Which all sounds fun.

Yeah, I had a lot of fun writing it! I’ll probably get a lot of crap for it.


Why do you think that?

Because it’s 2019! [laughs]


Somebody will always find something to complain about.

So let them talk!


What I really love about your album portraits is how clear it is that it was all you—you wrote it, they are your stories, and the entire sound and aesthetic of the album just screams Greyson Chance. I know you left the music industry for a bit but came back to create an album on your terms. What was it like coming back on your own terms to create this collection of songs that are created by you?

It was extremely daunting and I was very excited to do it and I was very determined to do it, but I was also extremely nervous. I left LA when I was 18 and when I told you I was done with music, I really, really thought that was it. I was content with that decision in many ways. I had been so beaten down by the industry and at that time my confidence was so low that I really genuinely thought I was just not going to have a career in this like I wanted and maybe that’s okay. When I was in school in my first year, I didn’t even touch a piano. I didn’t want to write, I didn’t want to talk about music, I was just sick of it.

Then in my second year, it just very naturally happened. I think because of that and because I started to get this ecstasy again from writing music and started getting back this feeling that I had missed for so long, I think that’s when I began to realize I need to do this. At that point, it wasn’t necessarily for anybody else. I felt I needed to go back. I was also thinking a lot about the kid who was 15 and got dropped by the record label and I was thinking about through those tears at that age of me going, ‘keep going, keep going, keep going’. My goal was to write a record and see what happens. Honestly, I can’t believe we’re here now, it’s crazy. Last year at this time, we were finishing up the record and now tonight we’re playing Toronto and releasing a new song later tonight.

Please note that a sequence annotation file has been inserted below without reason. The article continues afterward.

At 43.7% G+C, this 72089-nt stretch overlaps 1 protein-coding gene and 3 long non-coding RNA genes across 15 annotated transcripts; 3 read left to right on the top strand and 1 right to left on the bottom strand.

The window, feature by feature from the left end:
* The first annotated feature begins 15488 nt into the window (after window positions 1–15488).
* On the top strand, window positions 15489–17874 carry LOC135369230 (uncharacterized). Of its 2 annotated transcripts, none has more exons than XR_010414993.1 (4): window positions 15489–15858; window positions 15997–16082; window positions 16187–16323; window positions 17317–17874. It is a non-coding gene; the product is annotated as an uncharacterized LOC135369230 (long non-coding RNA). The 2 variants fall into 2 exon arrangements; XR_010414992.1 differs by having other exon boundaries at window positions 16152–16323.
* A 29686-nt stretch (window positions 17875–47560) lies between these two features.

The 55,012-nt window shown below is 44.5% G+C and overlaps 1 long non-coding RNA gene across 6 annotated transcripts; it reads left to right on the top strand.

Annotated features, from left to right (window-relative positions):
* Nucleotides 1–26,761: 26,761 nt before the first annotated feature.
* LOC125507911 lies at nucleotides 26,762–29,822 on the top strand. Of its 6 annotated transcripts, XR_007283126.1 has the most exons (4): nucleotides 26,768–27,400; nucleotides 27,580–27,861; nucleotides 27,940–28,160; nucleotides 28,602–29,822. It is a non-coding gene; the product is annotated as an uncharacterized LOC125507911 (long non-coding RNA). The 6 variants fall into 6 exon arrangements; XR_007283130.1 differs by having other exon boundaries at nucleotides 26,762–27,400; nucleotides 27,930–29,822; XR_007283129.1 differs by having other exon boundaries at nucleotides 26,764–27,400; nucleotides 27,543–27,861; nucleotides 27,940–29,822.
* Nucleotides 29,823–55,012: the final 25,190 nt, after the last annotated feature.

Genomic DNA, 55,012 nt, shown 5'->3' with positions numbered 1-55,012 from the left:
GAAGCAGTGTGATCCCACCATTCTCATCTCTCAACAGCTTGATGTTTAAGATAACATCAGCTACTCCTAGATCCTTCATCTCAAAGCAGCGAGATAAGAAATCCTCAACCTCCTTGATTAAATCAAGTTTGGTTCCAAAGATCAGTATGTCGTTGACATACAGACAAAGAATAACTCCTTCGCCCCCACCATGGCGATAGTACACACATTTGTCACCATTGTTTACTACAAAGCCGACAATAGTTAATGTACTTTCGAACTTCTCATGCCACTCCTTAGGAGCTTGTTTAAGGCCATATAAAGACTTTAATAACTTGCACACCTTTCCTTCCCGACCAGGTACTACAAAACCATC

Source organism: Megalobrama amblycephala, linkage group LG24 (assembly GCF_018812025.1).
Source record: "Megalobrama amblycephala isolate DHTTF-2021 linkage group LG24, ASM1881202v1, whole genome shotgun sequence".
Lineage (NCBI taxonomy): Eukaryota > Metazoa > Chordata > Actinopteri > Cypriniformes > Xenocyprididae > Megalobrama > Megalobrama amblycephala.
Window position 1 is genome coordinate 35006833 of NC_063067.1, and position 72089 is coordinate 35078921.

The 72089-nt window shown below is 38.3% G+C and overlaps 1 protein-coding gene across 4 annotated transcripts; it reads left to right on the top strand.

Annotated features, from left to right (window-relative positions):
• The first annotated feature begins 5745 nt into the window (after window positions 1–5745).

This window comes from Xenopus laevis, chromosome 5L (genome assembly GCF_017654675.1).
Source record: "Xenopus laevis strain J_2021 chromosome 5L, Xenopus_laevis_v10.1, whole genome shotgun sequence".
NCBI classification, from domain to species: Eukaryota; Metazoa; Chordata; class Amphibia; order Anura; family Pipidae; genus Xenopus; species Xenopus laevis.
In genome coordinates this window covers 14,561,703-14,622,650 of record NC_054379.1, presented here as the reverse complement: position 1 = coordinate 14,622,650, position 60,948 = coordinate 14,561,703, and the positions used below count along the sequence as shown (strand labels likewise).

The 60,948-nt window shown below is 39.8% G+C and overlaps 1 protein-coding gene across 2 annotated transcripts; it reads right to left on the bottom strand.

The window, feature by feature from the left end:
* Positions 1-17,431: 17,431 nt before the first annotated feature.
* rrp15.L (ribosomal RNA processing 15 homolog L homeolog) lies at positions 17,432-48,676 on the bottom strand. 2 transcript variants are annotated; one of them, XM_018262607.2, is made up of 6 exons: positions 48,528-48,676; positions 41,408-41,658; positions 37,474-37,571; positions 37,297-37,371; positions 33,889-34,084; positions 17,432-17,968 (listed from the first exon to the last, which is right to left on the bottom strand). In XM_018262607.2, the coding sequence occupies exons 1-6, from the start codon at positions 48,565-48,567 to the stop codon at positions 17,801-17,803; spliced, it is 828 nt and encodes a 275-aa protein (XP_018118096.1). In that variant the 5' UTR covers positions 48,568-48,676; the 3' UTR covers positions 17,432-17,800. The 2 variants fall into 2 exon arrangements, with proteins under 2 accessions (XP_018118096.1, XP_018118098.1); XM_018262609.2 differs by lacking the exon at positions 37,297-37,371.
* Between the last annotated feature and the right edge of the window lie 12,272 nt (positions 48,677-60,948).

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I know you also signed with Arista Records just this past June.

Yeah, June or July.


I love that record label because they really champion young and unique artists. How has it been like working with them? It must’ve been pretty daunting after being dropped by your previous record label and trying to decide whether you wanted to step back into one again. 

I would say two months to make the decision and just have consistent thought really thinking about it. The only reason I signed with Arista is because of David Massey, who is the president of the company. He’s been championing artists for his entire career and he has such a history. When I first met with him, I didn’t even want to go to the meeting—I was kind of forced to go. When I got to the meeting, we were talking and I said, ‘Listen, I don’t really want to do this. I think you’re very kind and I love your story, but I’m extremely skeptical.’ He said, ‘Okay, well let’s talk through it. We talked for two months and we talked about vision and we talked about ideas and I told him that I wanted to see my career grow, but I didn’t want to see the mechanisms of it change from my album portraits. Everything we did for that record I want to keep on doing.